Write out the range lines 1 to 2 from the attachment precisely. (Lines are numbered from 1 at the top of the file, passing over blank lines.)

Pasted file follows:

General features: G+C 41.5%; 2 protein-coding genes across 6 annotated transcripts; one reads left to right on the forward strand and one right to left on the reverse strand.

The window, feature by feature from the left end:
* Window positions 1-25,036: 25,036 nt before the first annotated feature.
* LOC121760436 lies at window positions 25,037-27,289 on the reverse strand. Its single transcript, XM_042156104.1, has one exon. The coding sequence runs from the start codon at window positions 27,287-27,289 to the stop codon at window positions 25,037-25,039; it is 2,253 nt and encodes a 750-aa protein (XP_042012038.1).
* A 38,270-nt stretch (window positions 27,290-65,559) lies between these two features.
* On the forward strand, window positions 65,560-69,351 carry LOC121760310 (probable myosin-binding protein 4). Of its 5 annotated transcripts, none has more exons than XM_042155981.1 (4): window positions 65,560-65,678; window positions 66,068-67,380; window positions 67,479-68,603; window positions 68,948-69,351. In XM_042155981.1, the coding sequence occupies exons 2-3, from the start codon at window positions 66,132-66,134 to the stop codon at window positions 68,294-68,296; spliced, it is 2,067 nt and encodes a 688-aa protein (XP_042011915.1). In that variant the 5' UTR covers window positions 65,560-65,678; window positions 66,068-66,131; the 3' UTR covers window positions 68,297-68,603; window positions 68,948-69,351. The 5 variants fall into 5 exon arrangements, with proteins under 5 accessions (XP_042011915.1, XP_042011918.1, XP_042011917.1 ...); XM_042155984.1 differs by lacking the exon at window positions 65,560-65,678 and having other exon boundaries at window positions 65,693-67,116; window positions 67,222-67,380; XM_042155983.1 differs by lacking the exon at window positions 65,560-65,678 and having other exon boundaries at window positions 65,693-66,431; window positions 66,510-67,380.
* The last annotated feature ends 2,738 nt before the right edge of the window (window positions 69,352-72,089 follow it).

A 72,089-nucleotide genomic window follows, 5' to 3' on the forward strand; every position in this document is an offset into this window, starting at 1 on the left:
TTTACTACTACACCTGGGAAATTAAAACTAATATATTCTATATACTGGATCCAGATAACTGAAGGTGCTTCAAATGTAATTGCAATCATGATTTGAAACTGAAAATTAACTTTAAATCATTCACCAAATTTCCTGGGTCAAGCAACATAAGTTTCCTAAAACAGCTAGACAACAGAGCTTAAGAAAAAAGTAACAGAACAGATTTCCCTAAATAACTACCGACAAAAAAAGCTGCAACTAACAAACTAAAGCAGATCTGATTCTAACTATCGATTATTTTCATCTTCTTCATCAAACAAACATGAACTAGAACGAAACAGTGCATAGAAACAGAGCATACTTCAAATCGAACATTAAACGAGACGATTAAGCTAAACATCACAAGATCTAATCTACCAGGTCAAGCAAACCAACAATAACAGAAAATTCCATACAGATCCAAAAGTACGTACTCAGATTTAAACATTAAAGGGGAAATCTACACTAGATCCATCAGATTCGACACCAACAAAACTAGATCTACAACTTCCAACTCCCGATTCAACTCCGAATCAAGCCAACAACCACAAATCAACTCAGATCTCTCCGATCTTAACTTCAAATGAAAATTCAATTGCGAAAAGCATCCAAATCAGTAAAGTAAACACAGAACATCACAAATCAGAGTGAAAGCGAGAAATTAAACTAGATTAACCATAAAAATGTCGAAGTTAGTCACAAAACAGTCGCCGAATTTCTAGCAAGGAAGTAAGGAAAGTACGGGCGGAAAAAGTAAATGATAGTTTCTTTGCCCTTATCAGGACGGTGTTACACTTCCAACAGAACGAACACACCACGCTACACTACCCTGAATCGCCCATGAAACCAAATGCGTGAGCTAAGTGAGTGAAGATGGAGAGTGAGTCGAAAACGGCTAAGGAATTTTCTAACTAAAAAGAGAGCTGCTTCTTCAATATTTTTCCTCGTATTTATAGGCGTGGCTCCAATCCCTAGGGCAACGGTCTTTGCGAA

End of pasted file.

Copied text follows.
General features: G+C 41.5%; 2 protein-coding genes across 6 annotated transcripts; one reads left to right on the forward strand and one right to left on the reverse strand.

The window, feature by feature from the left end: